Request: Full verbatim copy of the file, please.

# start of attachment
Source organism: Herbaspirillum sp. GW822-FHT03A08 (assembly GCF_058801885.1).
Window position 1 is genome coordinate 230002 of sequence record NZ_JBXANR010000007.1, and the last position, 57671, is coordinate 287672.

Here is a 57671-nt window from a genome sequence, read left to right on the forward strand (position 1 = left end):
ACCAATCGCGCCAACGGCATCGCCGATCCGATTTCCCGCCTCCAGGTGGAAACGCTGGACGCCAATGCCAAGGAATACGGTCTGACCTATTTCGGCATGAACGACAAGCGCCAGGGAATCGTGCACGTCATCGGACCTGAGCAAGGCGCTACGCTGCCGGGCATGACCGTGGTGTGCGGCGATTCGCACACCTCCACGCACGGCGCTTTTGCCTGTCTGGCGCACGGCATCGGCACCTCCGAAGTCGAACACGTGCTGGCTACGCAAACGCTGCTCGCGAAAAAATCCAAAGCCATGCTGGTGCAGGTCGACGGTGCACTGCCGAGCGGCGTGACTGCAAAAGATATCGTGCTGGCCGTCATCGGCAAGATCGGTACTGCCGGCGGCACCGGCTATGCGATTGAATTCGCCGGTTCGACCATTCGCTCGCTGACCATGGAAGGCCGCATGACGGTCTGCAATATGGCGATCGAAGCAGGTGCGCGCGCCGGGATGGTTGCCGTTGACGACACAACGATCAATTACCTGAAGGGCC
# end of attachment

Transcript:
Source organism: Herbaspirillum sp. GW822-FHT03A08 (assembly GCF_058801885.1).
Window position 1 is genome coordinate 230002 of sequence record NZ_JBXANR010000007.1, and the last position, 57671, is coordinate 287672.

Here is a 57671-nt window from a genome sequence, read left to right on the forward strand (position 1 = left end):
ACCAATCGCGCCAACGGCATCGCCGATCCGATTTCCCGCCTCCAGGTGGAAACGCTGGACGCCAATGCCAAGGAATACGGTCTGACCTATTTCGGCATGAACGACAAGCGCCAGGGAATCGTGCACGTCATCGGACCTGAGCAAGGCGCTACGCTGCCGGGCATGACCGTGGTGTGCGGCGATTCGCACACCTCCACGCACGGCGCTTTTGCCTGTCTGGCGCACGGCATCGGCACCTCCGAAGTCGAACACGTGCTGGCTACGCAAACGCTGCTCGCGAAAAAATCCAAAGCCATGCTGGTGCAGGTCGACGGTGCACTGCCGAGCGGCGTGACTGCAAAAGATATCGTGCTGGCCGTCATCGGCAAGATCGGTACTGCCGGCGGCACCGGCTATGCGATTGAATTCGCCGGTTCGACCATTCGCTCGCTGACCATGGAAGGCCGCATGACGGTCTGCAATATGGCGATCGAAGCAGGTGCGCGCGCCGGGATGGTTGCCGTTGACGACACAACGATCAATTACCTGAAGGGCC